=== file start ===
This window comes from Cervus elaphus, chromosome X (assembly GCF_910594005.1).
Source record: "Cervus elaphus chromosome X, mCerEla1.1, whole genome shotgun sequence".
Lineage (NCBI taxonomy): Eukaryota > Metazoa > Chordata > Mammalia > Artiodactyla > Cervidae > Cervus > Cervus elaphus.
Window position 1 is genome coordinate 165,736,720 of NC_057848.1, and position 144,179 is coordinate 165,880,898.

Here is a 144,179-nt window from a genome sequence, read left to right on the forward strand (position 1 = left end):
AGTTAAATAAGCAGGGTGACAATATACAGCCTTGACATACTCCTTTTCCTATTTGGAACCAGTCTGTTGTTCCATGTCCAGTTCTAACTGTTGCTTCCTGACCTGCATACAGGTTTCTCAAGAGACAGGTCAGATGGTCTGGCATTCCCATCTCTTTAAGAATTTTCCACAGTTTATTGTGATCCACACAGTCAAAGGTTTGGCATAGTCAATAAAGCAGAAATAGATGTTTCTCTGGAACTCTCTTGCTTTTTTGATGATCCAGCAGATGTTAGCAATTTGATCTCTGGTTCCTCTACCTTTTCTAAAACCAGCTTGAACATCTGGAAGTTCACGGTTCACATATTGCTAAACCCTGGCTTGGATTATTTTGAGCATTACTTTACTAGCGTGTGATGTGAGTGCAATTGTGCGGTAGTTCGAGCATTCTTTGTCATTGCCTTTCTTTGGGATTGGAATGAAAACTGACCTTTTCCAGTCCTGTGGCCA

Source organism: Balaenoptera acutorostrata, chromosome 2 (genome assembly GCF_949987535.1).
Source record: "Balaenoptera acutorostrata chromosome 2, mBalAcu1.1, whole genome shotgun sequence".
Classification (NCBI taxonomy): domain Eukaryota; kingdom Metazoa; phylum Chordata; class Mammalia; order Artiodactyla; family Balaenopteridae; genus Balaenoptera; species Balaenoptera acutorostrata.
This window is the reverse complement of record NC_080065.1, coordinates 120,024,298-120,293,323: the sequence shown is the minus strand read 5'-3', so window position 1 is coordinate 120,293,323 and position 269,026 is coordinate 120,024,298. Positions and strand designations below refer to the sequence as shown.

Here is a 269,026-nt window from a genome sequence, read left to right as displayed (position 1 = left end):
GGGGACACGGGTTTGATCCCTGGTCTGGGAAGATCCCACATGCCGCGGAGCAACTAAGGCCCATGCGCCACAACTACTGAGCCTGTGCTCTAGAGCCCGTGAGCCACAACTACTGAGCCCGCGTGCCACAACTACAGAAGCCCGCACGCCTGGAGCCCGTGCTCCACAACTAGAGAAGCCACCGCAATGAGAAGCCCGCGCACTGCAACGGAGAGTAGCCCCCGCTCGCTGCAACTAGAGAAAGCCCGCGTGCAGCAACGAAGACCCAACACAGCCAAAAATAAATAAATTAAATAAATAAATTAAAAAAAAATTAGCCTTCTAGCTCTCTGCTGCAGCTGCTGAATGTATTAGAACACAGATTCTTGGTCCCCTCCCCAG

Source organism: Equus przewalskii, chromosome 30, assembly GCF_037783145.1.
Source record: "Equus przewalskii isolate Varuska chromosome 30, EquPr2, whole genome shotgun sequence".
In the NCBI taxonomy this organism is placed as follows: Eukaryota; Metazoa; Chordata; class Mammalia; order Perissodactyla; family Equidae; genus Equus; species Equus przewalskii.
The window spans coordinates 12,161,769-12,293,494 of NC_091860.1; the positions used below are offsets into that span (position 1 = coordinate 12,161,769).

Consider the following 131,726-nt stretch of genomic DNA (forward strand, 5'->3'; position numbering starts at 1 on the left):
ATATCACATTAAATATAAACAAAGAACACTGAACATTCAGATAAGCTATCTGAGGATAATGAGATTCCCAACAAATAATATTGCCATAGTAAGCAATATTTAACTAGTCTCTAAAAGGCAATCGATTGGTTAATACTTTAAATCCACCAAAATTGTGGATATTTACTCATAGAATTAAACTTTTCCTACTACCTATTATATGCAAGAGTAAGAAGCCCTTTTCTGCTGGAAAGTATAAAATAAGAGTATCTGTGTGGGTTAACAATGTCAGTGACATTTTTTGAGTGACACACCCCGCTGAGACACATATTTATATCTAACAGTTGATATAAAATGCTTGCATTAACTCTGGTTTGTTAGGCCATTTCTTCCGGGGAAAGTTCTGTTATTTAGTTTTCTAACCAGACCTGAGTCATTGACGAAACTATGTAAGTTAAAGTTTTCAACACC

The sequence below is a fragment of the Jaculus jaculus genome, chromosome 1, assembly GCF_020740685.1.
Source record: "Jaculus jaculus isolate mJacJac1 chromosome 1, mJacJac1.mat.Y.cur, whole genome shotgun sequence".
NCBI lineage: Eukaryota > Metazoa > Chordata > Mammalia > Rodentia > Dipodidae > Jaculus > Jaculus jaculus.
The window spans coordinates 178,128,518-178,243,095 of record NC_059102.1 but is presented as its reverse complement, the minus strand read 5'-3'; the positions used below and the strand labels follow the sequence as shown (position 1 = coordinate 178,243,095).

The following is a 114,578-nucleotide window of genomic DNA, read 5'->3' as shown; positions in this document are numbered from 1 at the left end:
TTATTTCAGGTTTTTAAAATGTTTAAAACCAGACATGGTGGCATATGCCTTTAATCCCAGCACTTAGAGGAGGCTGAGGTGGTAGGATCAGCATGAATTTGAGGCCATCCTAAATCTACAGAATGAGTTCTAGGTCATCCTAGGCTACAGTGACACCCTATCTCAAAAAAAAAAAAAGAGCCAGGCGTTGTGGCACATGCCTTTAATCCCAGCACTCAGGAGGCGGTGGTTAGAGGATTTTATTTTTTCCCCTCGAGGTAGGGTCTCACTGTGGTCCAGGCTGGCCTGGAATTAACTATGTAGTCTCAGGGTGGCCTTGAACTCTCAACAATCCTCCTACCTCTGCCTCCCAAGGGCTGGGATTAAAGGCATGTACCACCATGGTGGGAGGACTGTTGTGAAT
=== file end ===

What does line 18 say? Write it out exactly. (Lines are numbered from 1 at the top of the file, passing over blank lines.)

ATATCACATTAAATATAAACAAAGAACACTGAACATTCAGATAAGCTATCTGAGGATAATGAGATTCCCAACAAATAATATTGCCATAGTAAGCAATATTTAACTAGTCTCTAAAAGGCAATCGATTGGTTAATACTTTAAATCCACCAAAATTGTGGATATTTACTCATAGAATTAAACTTTTCCTACTACCTATTATATGCAAGAGTAAGAAGCCCTTTTCTGCTGGAAAGTATAAAATAAGAGTATCTGTGTGGGTTAACAATGTCAGTGACATTTTTTGAGTGACACACCCCGCTGAGACACATATTTATATCTAACAGTTGATATAAAATGCTTGCATTAACTCTGGTTTGTTAGGCCATTTCTTCCGGGGAAAGTTCTGTTATTTAGTTTTCTAACCAGACCTGAGTCATTGACGAAACTATGTAAGTTAAAGTTTTCAACACC